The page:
Why Isn’t it Called “Pretty Great Cupid?”

At the advice of a friend, I decided to try OKCupid, and so far, it’s been a mixed bag. I talked to a woman on the phone (look at ME!) for about an hour that was in seminary as a UU student, and as we jumped around to different topics, she told me that she saw on my profile the line that said, “you should contact me if you’re a veteran.” Now, I put that line in there because there’s no OKCupid option where you can click if you’ve ever been in the military. I was thinking of Volfe, Notorious, and the L___nator when I wrote it, because they’re the people that have consistently made me laugh over the years. At first, when I picked up the phone, she was worried that I had some sort of fetish. Once I explained myself, especially that I’d done lots of reading at Bridgeport on how to serve veterans in a church once they’re trying to re-enter society, because I was then a member of a group on taking care of all parishioners, and we had some veterans in our congregation- all hilarious, too, I might add. I also told her that I’d heard scary stories, and she asked me how I responded to that. I said, “I generally don’t say anything at all, because they just want to be heard, and there’s nothing in my experience that can say “I sympathize,” but I always say “thank you for your service, and thank you for your sacrifice,” because you never know what the soldier feels about why (s)he was deployed, or about their government, or about anything that’s happened to them during deployment or re-entry…. but EVERYONE has served, and EVERYONE has sacrificed.”

She was satisfied with my answer, more than so, but it opened up a can of worms in my own mind. I mean, what veteran or active-duty soldier would be apt to contact you if they think you want to meet them because they look hot in a uniform? Well, the truth is, they do. But to say that’s the only reason I’d ever want to date anyone who’s active duty/reservist/retired is crazy. I’ve been through too much with my friends to think that the uniform is all there is to their magnificence. For instance, working with cars with Volfe and learning to shoot rifles and shotguns with him were some of the best days of my life. Soldiers are just a different breed of people, because they’ve seen more, done more in their lifetimes than I could ever hope to achieve… the root is not the uniform, because there’s too much more to the story.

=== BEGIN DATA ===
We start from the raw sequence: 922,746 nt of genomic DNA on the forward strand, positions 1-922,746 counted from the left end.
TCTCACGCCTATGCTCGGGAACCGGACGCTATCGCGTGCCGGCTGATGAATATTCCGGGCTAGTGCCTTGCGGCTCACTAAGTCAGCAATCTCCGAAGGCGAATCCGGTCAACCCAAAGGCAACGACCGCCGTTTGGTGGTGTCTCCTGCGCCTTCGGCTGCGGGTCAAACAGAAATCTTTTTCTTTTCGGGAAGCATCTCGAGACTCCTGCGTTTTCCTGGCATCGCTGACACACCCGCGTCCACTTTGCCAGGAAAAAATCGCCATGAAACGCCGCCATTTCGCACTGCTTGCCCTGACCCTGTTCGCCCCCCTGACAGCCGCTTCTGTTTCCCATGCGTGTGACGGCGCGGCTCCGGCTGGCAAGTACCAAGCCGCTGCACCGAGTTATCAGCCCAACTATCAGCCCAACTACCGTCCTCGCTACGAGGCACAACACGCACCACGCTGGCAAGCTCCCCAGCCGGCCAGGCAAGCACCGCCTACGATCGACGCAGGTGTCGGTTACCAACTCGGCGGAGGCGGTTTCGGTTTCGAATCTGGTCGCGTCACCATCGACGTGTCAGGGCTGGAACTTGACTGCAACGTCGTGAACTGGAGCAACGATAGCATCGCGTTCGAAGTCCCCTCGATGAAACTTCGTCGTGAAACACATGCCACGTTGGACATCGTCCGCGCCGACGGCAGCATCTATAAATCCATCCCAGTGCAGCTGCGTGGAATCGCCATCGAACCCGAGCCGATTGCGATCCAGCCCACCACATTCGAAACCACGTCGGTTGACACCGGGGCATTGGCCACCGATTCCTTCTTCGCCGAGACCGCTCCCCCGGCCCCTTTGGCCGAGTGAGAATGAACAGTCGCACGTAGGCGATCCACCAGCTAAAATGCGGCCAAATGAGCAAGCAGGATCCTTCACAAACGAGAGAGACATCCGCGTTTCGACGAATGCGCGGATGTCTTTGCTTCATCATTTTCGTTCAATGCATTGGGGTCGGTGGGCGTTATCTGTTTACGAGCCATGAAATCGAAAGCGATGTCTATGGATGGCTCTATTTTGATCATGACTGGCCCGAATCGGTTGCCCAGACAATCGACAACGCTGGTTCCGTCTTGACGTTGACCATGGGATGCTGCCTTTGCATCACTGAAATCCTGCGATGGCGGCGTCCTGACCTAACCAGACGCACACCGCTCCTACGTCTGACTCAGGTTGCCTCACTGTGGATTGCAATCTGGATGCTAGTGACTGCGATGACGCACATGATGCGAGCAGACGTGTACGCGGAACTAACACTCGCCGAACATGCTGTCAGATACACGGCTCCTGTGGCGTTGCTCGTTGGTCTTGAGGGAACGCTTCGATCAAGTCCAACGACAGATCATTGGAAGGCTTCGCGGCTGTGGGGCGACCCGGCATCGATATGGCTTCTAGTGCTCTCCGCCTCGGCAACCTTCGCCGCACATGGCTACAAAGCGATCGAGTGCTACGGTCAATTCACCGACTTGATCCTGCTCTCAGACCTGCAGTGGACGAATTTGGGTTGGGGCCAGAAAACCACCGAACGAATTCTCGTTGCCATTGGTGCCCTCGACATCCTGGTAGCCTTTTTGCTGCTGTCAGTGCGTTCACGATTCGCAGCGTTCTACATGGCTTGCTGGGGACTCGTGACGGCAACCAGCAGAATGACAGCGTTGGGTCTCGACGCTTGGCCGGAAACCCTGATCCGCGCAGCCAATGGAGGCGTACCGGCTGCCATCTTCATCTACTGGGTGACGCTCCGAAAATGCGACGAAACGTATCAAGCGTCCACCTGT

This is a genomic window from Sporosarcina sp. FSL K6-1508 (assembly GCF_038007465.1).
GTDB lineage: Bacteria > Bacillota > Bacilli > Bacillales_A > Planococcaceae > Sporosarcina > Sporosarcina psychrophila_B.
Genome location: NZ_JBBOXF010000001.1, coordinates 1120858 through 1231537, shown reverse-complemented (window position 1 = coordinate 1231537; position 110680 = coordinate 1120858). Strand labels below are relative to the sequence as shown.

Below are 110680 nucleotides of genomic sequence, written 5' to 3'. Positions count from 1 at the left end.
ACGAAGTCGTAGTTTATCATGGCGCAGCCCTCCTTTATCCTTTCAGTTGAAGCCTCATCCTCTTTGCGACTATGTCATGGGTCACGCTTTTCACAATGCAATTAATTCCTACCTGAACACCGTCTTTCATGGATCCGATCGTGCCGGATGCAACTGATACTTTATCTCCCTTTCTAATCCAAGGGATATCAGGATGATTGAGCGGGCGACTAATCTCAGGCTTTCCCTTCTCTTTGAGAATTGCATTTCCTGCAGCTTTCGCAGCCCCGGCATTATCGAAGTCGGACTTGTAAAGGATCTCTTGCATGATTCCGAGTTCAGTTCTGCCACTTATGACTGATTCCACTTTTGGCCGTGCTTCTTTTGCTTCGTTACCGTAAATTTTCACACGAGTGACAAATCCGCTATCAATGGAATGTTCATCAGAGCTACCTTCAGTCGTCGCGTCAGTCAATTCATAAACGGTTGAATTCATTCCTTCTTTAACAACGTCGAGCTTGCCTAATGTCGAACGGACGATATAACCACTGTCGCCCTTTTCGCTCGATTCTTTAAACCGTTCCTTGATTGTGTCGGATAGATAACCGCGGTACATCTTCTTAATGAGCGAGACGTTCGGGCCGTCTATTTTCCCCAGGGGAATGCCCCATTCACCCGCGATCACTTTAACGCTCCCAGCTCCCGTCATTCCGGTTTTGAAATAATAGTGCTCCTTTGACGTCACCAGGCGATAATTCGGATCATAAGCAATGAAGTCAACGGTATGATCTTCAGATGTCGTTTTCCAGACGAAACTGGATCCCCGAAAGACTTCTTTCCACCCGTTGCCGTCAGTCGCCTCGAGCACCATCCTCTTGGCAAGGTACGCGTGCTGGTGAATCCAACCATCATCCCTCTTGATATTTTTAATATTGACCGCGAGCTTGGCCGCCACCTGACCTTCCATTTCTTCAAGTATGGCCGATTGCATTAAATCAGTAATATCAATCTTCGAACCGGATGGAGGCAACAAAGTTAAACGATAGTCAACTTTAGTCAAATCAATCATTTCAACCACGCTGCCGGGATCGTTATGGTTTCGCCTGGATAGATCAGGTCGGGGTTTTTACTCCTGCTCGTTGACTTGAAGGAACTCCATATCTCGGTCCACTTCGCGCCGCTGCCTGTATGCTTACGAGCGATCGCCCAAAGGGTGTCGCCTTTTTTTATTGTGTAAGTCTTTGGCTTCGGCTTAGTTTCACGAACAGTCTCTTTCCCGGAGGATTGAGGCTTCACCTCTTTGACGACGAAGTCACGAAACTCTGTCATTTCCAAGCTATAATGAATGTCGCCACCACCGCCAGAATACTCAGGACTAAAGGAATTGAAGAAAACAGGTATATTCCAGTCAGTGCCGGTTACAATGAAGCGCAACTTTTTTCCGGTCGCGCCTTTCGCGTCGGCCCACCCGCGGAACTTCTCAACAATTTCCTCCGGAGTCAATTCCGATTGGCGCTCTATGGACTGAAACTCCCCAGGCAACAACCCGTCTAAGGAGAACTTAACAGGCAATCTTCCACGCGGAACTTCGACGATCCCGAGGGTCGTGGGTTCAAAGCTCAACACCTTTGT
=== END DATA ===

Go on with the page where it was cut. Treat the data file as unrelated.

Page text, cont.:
So then said woman drops it on me that she wants to be a military chaplain in the Army, because most of the liberal chaplains have dropped off in the wake of being anti-war… which is why most of the chaplains are now very conservative. It wasn’t a bomb of any means, I just realized that she was testing me. My first question was “how?” I thought the age requirements to join were really low. She said that the chaplaincy program will take people up until they’re 42 (which was oddly funny because that’s the meaning of life in the Adams-verse).

She also said that she had two little girls, 10 and seven, and that it made her think dating anyone was impossible. I thought she was being too hard on herself, and perhaps I should have said so. There are plenty of people my age who realize that when you get to our age, there’s lots of women who have children. Dating in your late 30’s, it just comes with the territory. Now, I’m not the sort of person who’d get invested over one phone call, but at the same time, it was still selling herself short.

At our age, we all have baggage. We all have quirks. We all have these life experiences that make us who we are. Who in their right minds thinks otherwise?

Then she blew my hair back with all the feminist theory she’d read and I sort of felt like a moron… but in a good way, like asking her which authors I should be reading.

All in all, it was a good first attempt at getting out of my comfort zone, and I’ll carry that with me whether we meet in person or not. I mean, I calld someone. That has to be something… and in fact, I said in my message, “I’m deathly afraid of phone calls, but I’d do it for you. :)”

And then there was this other woman that made me test everything I’d learned with Argo, and I was so proud of myself I kvelled.

She sent me this message that said, “I was going to ask if you wanted to hang out sometime, but being an omnivore is gross.” I sent a message back that said, “so is being obnoxiously judgmental.” She fired back, “that’s what a slave owner would say to an abolitionist.” So, instead of flipping my shit and tearing her apart, I blocked her and walked away.

Go me.

And then there was this other woman who read my line about veterans, and she sent me the most beautifully crafted message in return. She said, “I see that you are looking for veterans. I am not a veteran in the literal sense, but I’ve fought a lot of wars with myself, and I’ve lost most of them… my opponent was just too fierce.” It touched my heart in a major way, and we are going on a date sometime soon. She said, “I’m sure that you could help me with spliced commas and how to use a semicolon, but I think those conversations are best had over vino.”

I thought about it, and said, “Why not?”

Even if she turns out to be a basket of crazy, it’s better than sitting at home all the time, afraid to branch out in the slightest.

Tomorrow is also going to be promising, because Scales and I are going out to dinner and possibly a movie. God, I’ve missed her. She’s spending a lot of time with the colonel, and I get it… but at the same time, it doesn’t stop me from wishing she was still making me laugh on a regular basis. And if the colonel wants to come along, all the better. I’ve met her online, and she’s just as funny as every soldier I’ve ever met.

I have come to the realization that even though I have trouble envisioning the future, it doesn’t have trouble envisioning me.



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